are happy to marry same-sex couples, and everyone will suffer if independent organizations lose the right to operate according to the dictates
of their own conscience.
Posted on: Friday, September 15, 2017
Corporate America flexes its muscle to enforce conformity
Interview of Jennifer Roback Morse by Mercatornet.com on September 4, 2017.
A few days ago, Dr Jennifer Roback Morse, a frequent contributor to MercatorNet, learned that credit card donations to her organisation, the Ruth Institute, had been cut off. Vanco Payment Solutions – “unlock the power of generosity” -- sent her a curt note saying that it was a hate group.
The “hate group” label had been pasted on the Ruth Institute by the Southern Poverty Law Center (SPLC), probably because it has opposed same-sex marriage. But the job of the Ruth Institute is healing the effects of family breakdown, not denigrating homosexuals. This appears to be another sign of LGBT corporate tyranny: if you don’t agree with us, get lost...
Dr Roback Morse is philosophical about this insult to the integrity of her work. She says on her website, “Vanco, Card Brands, and Wells Fargo are private businesses. The Ruth Institute respects their right to conduct their businesses as they see fit. We just wish wedding photographers, bakers, and florists received the same respect.”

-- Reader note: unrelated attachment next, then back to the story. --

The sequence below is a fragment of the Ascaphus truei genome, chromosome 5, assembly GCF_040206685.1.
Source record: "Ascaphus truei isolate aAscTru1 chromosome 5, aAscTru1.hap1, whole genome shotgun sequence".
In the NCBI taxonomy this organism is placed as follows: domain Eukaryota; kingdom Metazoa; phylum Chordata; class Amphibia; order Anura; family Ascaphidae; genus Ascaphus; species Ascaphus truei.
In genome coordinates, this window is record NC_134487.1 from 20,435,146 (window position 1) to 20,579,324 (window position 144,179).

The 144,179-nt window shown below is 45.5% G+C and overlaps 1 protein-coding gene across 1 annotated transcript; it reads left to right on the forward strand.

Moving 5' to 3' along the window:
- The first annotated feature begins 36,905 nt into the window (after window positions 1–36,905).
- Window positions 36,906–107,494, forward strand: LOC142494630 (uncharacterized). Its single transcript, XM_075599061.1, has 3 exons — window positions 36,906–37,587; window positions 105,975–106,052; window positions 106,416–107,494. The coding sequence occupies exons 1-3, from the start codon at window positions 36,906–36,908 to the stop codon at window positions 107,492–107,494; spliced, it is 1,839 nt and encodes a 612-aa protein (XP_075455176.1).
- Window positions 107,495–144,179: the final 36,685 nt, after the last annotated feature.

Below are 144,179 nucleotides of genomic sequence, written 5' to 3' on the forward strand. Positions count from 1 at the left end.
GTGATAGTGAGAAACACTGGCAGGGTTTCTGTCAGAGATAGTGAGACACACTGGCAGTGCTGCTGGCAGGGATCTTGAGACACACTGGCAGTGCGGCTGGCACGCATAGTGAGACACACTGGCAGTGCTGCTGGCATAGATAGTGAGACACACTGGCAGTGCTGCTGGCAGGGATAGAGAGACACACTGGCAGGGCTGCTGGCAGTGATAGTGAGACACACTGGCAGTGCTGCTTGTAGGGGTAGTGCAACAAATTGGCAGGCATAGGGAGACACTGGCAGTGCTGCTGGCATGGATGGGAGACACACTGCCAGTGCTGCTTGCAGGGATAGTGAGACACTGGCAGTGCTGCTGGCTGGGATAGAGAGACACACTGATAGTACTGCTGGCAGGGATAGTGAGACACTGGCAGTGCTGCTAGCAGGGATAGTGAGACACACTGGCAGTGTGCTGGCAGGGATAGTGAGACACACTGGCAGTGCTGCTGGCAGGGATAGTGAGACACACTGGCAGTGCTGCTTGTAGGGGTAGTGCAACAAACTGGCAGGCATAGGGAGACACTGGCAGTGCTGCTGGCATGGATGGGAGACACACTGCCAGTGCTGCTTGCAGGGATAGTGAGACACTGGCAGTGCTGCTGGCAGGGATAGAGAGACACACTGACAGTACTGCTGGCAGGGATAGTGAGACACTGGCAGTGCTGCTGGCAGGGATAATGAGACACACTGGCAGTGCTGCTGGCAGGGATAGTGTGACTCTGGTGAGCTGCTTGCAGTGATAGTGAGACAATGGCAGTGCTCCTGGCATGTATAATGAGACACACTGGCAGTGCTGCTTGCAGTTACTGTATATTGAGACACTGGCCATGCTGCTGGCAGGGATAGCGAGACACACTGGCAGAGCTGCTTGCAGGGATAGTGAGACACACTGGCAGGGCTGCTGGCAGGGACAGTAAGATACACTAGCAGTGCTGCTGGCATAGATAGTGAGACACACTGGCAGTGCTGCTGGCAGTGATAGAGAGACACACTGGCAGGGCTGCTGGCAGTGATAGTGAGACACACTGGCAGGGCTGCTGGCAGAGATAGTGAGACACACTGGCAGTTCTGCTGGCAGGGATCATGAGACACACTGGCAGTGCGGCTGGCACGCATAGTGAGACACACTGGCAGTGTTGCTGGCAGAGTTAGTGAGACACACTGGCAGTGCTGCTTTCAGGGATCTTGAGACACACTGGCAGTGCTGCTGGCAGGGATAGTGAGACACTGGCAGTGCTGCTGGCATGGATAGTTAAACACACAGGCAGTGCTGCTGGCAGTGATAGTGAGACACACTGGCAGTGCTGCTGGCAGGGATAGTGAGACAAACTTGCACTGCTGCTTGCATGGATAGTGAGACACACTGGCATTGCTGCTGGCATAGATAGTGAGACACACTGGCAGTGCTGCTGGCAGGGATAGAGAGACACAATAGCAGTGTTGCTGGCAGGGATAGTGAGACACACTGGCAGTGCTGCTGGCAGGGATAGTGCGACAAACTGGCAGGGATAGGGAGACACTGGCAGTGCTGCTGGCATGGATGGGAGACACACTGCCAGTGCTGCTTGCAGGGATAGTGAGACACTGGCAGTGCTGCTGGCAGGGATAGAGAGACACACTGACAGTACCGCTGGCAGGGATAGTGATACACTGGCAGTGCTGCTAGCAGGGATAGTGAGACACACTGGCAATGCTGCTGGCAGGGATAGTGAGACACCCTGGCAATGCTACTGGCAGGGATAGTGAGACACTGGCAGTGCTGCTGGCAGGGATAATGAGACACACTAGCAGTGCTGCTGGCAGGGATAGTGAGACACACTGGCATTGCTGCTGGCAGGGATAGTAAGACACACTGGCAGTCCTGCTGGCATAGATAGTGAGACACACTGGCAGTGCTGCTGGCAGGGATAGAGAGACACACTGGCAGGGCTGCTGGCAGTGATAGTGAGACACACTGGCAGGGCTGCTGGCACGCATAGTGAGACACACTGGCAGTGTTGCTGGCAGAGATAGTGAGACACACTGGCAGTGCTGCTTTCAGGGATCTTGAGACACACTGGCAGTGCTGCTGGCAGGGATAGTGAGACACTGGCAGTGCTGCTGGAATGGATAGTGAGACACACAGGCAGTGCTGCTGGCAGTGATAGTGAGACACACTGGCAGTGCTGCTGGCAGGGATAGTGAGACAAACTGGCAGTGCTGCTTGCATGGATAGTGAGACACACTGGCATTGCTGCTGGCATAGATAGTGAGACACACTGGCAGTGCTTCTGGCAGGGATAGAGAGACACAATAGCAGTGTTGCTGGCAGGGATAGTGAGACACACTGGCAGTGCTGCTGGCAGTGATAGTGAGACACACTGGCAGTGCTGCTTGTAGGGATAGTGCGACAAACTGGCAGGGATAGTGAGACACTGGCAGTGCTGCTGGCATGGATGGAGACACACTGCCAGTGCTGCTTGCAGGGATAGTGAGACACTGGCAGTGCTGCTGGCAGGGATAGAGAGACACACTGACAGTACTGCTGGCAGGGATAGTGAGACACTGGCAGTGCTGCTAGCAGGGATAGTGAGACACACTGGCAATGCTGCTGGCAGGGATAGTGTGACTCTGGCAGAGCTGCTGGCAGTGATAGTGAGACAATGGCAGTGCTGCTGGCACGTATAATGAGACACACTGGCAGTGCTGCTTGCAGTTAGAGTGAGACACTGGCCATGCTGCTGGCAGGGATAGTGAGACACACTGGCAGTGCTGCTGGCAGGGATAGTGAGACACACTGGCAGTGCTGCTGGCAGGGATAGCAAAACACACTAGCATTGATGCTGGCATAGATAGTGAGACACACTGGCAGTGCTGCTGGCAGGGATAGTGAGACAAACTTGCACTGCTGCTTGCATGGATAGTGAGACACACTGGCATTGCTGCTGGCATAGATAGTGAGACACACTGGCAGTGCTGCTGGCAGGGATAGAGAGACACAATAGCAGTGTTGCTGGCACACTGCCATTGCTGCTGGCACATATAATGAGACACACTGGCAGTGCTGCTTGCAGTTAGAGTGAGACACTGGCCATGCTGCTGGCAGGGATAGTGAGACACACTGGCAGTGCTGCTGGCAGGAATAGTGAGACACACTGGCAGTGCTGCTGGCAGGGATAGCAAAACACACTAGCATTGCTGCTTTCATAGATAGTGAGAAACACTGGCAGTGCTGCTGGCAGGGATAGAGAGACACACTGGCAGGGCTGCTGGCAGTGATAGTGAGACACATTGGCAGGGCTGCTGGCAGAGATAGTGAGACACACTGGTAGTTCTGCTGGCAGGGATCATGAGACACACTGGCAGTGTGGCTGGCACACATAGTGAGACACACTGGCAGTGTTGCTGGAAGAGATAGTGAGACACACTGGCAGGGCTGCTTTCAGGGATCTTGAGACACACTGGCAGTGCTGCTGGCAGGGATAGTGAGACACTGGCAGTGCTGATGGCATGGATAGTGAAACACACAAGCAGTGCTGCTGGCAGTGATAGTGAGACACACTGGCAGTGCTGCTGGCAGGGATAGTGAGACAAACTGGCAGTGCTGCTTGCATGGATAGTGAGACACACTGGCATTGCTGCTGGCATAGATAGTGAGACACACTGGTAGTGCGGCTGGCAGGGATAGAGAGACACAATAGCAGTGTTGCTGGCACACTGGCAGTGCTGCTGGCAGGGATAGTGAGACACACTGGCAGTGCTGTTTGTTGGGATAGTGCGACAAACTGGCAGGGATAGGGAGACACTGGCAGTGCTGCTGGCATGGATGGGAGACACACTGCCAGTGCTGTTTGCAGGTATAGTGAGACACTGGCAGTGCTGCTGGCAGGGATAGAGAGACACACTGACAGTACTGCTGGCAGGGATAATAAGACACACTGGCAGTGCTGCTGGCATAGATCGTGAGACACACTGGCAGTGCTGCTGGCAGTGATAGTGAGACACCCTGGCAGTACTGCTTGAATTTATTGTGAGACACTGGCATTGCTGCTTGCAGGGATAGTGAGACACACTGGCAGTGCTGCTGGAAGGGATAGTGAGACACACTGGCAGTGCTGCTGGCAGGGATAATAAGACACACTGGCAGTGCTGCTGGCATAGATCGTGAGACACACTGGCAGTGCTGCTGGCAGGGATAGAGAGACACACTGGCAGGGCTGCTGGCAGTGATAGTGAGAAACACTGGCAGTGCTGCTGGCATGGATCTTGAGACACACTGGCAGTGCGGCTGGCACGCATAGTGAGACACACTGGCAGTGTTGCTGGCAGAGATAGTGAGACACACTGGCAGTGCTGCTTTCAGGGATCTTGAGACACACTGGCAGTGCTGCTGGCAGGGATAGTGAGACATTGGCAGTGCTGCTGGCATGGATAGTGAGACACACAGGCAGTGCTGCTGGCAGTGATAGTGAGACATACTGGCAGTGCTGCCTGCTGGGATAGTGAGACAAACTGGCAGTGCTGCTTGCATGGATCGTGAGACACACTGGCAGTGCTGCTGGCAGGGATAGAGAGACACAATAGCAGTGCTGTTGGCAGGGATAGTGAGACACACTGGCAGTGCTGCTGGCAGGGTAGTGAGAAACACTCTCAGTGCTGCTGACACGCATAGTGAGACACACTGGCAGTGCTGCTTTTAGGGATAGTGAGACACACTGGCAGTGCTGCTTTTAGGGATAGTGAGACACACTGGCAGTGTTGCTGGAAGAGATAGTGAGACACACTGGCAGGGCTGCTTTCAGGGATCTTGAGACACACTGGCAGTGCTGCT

Below she answers a few questions about this incident.
* * * * * * * * * *
MercatorNet: Ruth Institute has been dumped by its online donations processing service. What reason did Vanco give?
Jennifer Roback Morse: We quoted them verbatim in our public statement:
Vanco has elected to discontinue our processing relationship with The Ruth Institute. The organization has been flagged by Card Brands as being affiliated with a product/service that promotes hate, violence, harassment and/or abuse. Merchants that display such attributes are against Vanco and Wells Fargo processing policies.”
This is the sum total of their communication to us.
Did they talk to you first?
Did they say they had reviewed the content of your website?
So what sources were they relying on to reach their decision?
JRM: Dunno. I have no idea. I would only be guessing, if I said otherwise.
How long has the Ruth Institute been going? What is your mission and focus?
JRM: We have been in existence since 2008. We have been independent of the National Organization for Marriage since November 2013.
The Southern Poverty Law Centre put you on the “hate map” in 2013 – was this date significant?
JRM: I do not really know.
What reasons did they give?
They never contacted us prior to putting us on their map, not have they contacted us since. You would have to look at the reasons they cite on their map.
What positions or language do your critics find objectionable? Do you think you have expressed yourselves unfairly or too strongly at all?